Monday, September 2, 2013

Book Review: Becoming a Supple Leopard

I finished the book a while back but am just getting around to posting a review.

Kelly Starrett is really well known in the Crossfit community. As a Crossfit gym owner and Doctor of Physical Therapy, he has carved out a really niche of expertise as being the "joint, form and mobility guy" of crossfit. In addition, he has posted a ton of really useful videos to youtube over the past couple years that have made him a well known name. So, when he announced the book, many people pre-ordered and I was one of them.

The book is good, though it has a couple flaws (I'll get to those later). It's organized in two main parts.

The first section deals with categorizing all the major crossfit movements from gymnastics, olympic lifting, etc. Deadlift, Clean & Jerk, Pullups, Handstand Pushups, and many more are organized based on the degree of difficulty (mostly having to do with how dynamically one has to stabilize the load & form). I liked this section, as the logic made a lot of sense, modulo the flaws below.

The second section discusses all the major muscles & joints in the body, and covers a range of techniques of how to better stretch, mobilize, floss, and otherwise work them into better range of motion and stability. This section was also useful, but made less sense to read logically back to back, rather than a reference to build a program from and/or to mix up a program of mobility work.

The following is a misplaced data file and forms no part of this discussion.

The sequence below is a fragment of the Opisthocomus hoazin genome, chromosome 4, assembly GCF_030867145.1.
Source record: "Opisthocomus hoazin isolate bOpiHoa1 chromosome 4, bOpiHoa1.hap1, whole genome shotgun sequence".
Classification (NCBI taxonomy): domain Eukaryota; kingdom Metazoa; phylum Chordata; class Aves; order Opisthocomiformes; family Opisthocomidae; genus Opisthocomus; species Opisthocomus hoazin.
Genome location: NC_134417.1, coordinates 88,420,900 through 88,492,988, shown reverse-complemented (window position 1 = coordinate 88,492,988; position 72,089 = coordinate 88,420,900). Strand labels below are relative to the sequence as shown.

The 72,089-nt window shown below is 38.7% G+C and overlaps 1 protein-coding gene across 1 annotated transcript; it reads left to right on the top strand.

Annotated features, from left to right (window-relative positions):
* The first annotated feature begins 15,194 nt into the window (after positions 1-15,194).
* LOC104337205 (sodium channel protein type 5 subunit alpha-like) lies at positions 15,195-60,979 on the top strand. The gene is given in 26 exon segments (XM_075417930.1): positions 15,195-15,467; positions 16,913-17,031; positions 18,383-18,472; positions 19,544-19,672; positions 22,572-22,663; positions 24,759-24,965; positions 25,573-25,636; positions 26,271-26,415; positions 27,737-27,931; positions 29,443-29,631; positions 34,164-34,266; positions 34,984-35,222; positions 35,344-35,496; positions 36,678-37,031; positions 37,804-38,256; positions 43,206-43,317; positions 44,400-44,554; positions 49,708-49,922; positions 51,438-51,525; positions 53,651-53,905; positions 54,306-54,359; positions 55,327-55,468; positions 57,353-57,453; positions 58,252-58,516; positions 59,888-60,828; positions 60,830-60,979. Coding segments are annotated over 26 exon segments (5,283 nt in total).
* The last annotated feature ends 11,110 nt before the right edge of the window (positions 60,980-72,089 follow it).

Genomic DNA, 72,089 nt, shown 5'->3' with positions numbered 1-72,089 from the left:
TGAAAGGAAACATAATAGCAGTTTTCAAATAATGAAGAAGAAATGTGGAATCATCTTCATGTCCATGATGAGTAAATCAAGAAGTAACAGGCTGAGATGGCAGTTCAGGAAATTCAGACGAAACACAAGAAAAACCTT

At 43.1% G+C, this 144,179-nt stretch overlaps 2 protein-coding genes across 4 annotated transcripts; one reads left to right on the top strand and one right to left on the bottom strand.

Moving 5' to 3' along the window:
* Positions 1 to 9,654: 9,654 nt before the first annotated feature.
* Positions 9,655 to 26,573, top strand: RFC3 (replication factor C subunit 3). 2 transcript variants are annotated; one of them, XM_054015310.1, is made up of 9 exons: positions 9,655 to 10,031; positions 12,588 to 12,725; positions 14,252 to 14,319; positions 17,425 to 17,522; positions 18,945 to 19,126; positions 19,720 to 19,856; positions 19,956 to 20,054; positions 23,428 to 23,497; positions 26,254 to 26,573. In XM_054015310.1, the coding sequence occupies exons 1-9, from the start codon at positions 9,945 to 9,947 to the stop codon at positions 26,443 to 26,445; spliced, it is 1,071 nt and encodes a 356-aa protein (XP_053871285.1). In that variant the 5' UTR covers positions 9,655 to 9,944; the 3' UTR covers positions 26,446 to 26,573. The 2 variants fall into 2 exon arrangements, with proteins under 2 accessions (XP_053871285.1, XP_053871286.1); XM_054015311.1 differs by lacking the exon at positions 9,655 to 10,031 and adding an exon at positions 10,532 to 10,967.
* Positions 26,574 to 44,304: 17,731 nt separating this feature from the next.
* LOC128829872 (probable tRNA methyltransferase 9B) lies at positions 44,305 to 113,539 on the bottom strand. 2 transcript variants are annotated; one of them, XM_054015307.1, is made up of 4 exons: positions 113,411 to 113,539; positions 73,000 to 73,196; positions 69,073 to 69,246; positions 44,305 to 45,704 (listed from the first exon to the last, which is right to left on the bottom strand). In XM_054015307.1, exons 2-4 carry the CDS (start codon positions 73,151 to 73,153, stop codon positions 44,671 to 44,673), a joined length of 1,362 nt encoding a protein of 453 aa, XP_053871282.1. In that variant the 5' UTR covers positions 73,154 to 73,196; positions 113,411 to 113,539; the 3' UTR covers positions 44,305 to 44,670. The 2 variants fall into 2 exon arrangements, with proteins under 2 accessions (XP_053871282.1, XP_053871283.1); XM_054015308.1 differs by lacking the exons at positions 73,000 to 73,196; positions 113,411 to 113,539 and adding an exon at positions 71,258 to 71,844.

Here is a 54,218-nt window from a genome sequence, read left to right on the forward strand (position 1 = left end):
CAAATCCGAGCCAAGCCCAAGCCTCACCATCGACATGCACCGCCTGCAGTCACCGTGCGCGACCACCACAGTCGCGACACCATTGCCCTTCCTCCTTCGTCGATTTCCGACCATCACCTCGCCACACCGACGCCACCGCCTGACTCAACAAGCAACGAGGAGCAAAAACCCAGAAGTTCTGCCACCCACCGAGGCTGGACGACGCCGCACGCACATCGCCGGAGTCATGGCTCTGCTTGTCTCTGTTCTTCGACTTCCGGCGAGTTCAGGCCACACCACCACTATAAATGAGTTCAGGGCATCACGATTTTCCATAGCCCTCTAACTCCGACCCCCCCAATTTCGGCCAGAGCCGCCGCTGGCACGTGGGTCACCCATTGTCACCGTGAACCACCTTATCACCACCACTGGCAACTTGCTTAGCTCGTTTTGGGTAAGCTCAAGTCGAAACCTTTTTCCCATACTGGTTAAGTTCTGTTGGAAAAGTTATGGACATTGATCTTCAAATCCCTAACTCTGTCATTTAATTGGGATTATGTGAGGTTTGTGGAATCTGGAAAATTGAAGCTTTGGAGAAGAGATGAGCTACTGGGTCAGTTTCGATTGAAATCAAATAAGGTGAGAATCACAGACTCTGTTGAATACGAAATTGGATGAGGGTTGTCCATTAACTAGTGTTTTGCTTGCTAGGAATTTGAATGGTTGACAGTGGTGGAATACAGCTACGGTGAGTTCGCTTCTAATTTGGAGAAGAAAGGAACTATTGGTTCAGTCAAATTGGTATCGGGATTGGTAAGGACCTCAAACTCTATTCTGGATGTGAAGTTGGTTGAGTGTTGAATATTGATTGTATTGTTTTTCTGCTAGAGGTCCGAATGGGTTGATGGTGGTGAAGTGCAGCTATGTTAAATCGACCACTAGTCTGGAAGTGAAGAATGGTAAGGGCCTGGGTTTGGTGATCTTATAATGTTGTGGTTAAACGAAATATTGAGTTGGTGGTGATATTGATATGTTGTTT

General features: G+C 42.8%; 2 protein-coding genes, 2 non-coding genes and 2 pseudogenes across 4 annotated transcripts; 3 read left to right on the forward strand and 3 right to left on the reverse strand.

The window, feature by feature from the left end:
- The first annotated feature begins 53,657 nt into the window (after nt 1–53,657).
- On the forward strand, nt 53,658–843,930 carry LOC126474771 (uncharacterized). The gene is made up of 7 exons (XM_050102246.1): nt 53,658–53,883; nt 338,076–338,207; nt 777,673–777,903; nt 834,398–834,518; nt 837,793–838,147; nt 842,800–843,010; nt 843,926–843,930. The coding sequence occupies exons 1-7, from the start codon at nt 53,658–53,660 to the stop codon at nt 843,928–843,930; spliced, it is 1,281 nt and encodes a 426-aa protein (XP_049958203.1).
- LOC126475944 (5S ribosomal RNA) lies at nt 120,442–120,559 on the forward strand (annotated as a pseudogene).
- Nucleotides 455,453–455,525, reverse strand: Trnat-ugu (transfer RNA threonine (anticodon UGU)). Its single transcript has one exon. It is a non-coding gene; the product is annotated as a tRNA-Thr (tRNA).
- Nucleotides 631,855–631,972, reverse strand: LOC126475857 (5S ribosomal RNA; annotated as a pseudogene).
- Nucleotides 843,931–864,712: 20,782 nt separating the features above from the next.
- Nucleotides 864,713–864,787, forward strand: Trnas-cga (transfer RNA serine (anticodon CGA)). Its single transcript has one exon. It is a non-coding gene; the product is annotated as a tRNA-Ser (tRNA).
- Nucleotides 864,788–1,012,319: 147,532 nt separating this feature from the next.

The flaws I found with the book are threefold. Two are relatively minor.

First, Starrett uses a little too much 'bro-speak' in his language. It's fine, and what we've come to expect, in his videos, which are quite conversational in tone, but in print it feels a little cheesy. This is a minor complaint

Second, given the huge number of videos he's posted in the past, there's probably very little here that you can't get by watching all the videos for free. However, I didn't mind paying some extra to have all of the same information in a logically organized form. It would also be nice to provide some reference/link to any youtube videos where those made sense to add clarity to the text/pictures in the book.

My third, and only major complaint, is that the book could have really benefited from spending some money on an anatomical illustrations. When Starrett talks about torque in the shoulder capsule, it would be nice to have some actuall "under the hood" illustrations.

These things aside, I still found the book useful and would recommend it to all crossfitters.